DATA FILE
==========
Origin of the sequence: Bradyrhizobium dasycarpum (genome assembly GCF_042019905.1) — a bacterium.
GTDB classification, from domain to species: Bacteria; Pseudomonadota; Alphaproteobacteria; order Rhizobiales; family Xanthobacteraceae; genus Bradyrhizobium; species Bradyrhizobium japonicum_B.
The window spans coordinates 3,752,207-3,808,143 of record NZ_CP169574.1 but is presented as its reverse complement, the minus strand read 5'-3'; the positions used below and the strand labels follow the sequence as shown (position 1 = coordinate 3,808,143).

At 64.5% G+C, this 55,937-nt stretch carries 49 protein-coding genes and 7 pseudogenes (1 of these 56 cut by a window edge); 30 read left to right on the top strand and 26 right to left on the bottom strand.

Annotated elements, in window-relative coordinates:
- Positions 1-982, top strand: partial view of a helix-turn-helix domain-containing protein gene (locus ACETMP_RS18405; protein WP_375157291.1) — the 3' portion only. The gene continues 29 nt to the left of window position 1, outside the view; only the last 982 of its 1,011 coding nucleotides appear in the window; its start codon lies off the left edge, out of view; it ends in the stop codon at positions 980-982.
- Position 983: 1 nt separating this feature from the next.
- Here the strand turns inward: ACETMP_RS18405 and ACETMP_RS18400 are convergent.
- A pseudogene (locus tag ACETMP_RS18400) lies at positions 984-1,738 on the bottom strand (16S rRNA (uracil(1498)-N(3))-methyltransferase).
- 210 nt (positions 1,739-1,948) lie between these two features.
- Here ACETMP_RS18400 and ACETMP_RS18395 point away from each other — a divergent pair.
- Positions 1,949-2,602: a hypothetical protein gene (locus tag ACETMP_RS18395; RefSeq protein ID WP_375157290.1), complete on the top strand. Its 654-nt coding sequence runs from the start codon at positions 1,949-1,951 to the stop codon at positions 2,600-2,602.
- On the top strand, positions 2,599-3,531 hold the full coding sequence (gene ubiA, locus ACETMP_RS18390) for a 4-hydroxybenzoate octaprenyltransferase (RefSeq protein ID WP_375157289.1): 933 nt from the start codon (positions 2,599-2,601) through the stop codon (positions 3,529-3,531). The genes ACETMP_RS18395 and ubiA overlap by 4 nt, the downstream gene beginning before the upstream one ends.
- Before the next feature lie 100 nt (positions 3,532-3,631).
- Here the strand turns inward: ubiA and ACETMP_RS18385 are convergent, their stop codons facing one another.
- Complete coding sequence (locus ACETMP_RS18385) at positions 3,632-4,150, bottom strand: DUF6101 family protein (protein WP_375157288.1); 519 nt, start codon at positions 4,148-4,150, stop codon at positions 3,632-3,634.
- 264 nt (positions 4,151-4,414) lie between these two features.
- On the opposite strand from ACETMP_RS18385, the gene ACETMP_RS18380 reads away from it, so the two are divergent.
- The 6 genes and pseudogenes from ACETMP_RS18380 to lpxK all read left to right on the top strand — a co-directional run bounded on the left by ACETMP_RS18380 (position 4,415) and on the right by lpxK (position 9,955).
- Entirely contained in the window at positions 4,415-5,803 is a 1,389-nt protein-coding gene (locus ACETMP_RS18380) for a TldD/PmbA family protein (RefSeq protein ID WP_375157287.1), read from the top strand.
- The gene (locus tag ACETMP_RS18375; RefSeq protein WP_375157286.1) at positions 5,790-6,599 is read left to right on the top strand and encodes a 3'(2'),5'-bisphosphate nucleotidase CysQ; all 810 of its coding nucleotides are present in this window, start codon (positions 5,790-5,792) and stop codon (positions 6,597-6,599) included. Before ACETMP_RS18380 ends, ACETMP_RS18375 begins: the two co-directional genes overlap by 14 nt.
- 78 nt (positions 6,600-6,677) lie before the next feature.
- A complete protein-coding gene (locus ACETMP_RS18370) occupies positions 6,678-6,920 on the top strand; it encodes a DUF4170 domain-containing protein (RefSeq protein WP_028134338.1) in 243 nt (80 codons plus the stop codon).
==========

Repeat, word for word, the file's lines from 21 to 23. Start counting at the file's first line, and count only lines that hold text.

- The gene (locus tag ACETMP_RS18375; RefSeq protein WP_375157286.1) at positions 5,790-6,599 is read left to right on the top strand and encodes a 3'(2'),5'-bisphosphate nucleotidase CysQ; all 810 of its coding nucleotides are present in this window, start codon (positions 5,790-5,792) and stop codon (positions 6,597-6,599) included. Before ACETMP_RS18380 ends, ACETMP_RS18375 begins: the two co-directional genes overlap by 14 nt.
- 78 nt (positions 6,600-6,677) lie before the next feature.
- A complete protein-coding gene (locus ACETMP_RS18370) occupies positions 6,678-6,920 on the top strand; it encodes a DUF4170 domain-containing protein (RefSeq protein WP_028134338.1) in 243 nt (80 codons plus the stop codon).